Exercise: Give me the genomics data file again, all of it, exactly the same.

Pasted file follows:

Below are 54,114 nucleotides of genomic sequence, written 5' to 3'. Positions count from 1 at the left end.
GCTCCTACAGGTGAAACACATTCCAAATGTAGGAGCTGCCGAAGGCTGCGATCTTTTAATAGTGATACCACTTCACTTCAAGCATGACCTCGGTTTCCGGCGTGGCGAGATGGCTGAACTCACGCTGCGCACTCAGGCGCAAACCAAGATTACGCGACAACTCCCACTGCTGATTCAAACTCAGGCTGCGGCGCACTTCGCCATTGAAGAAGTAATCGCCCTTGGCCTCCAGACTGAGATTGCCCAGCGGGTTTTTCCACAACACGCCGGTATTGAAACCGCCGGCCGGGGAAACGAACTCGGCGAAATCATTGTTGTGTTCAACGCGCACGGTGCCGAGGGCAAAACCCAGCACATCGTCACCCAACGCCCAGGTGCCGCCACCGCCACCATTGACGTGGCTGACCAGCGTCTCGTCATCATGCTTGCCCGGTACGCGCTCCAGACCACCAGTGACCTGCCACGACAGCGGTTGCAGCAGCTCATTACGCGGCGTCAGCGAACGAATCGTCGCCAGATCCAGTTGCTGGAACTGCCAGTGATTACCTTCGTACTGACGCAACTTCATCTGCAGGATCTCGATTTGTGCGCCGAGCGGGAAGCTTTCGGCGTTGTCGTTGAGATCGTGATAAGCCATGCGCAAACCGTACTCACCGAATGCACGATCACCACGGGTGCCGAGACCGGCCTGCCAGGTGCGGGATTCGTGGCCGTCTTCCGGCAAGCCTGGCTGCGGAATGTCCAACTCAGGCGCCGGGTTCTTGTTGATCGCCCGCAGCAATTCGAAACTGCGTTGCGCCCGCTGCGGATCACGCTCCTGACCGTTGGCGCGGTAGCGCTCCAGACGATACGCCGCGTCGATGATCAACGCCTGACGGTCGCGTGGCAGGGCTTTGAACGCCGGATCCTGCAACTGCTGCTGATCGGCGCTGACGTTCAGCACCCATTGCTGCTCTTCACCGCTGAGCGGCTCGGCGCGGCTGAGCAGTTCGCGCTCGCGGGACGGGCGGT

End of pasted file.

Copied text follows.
Below are 54,114 nucleotides of genomic sequence, written 5' to 3'. Positions count from 1 at the left end.
GCTCCTACAGGTGAAACACATTCCAAATGTAGGAGCTGCCGAAGGCTGCGATCTTTTAATAGTGATACCACTTCACTTCAAGCATGACCTCGGTTTCCGGCGTGGCGAGATGGCTGAACTCACGCTGCGCACTCAGGCGCAAACCAAGATTACGCGACAACTCCCACTGCTGATTCAAACTCAGGCTGCGGCGCACTTCGCCATTGAAGAAGTAATCGCCCTTGGCCTCCAGACTGAGATTGCCCAGCGGGTTTTTCCACAACACGCCGGTATTGAAACCGCCGGCCGGGGAAACGAACTCGGCGAAATCATTGTTGTGTTCAACGCGCACGGTGCCGAGGGCAAAACCCAGCACATCGTCACCCAACGCCCAGGTGCCGCCACCGCCACCATTGACGTGGCTGACCAGCGTCTCGTCATCATGCTTGCCCGGTACGCGCTCCAGACCACCAGTGACCTGCCACGACAGCGGTTGCAGCAGCTCATTACGCGGCGTCAGCGAACGAATCGTCGCCAGATCCAGTTGCTGGAACTGCCAGTGATTACCTTCGTACTGACGCAACTTCATCTGCAGGATCTCGATTTGTGCGCCGAGCGGGAAGCTTTCGGCGTTGTCGTTGAGATCGTGATAAGCCATGCGCAAACCGTACTCACCGAATGCACGATCACCACGGGTGCCGAGACCGGCCTGCCAGGTGCGGGATTCGTGGCCGTCTTCCGGCAAGCCTGGCTGCGGAATGTCCAACTCAGGCGCCGGGTTCTTGTTGATCGCCCGCAGCAATTCGAAACTGCGTTGCGCCCGCTGCGGATCACGCTCCTGACCGTTGGCGCGGTAGCGCTCCAGACGATACGCCGCGTCGATGATCAACGCCTGACGGTCGCGTGGCAGGGCTTTGAACGCCGGATCCTGCAACTGCTGCTGATCGGCGCTGACGTTCAGCACCCATTGCTGCTCTTCACCGCTGAGCGGCTCGGCGCGGCTGAGCAGTTCGCGCTCGCGGGACGGGCGGT